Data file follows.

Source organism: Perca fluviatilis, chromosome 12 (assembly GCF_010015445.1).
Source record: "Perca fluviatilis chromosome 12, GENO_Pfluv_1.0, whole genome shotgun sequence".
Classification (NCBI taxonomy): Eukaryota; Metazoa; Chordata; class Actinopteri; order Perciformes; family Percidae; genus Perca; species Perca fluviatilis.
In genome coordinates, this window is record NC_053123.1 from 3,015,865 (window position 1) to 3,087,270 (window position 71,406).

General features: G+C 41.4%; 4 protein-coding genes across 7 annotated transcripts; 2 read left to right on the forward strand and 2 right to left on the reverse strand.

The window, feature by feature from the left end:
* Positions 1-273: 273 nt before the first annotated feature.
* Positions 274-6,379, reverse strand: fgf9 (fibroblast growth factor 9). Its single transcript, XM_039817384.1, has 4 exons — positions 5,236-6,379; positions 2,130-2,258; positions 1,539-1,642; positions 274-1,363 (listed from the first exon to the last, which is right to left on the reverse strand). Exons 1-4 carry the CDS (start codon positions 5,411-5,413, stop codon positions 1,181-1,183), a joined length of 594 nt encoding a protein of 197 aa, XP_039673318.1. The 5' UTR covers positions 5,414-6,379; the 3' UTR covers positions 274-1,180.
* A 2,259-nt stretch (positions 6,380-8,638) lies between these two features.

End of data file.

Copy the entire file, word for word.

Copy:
Source organism: Perca fluviatilis, chromosome 12 (assembly GCF_010015445.1).
Source record: "Perca fluviatilis chromosome 12, GENO_Pfluv_1.0, whole genome shotgun sequence".
Classification (NCBI taxonomy): Eukaryota; Metazoa; Chordata; class Actinopteri; order Perciformes; family Percidae; genus Perca; species Perca fluviatilis.
In genome coordinates, this window is record NC_053123.1 from 3,015,865 (window position 1) to 3,087,270 (window position 71,406).

General features: G+C 41.4%; 4 protein-coding genes across 7 annotated transcripts; 2 read left to right on the forward strand and 2 right to left on the reverse strand.

The window, feature by feature from the left end:
* Positions 1-273: 273 nt before the first annotated feature.
* Positions 274-6,379, reverse strand: fgf9 (fibroblast growth factor 9). Its single transcript, XM_039817384.1, has 4 exons — positions 5,236-6,379; positions 2,130-2,258; positions 1,539-1,642; positions 274-1,363 (listed from the first exon to the last, which is right to left on the reverse strand). Exons 1-4 carry the CDS (start codon positions 5,411-5,413, stop codon positions 1,181-1,183), a joined length of 594 nt encoding a protein of 197 aa, XP_039673318.1. The 5' UTR covers positions 5,414-6,379; the 3' UTR covers positions 274-1,180.
* A 2,259-nt stretch (positions 6,380-8,638) lies between these two features.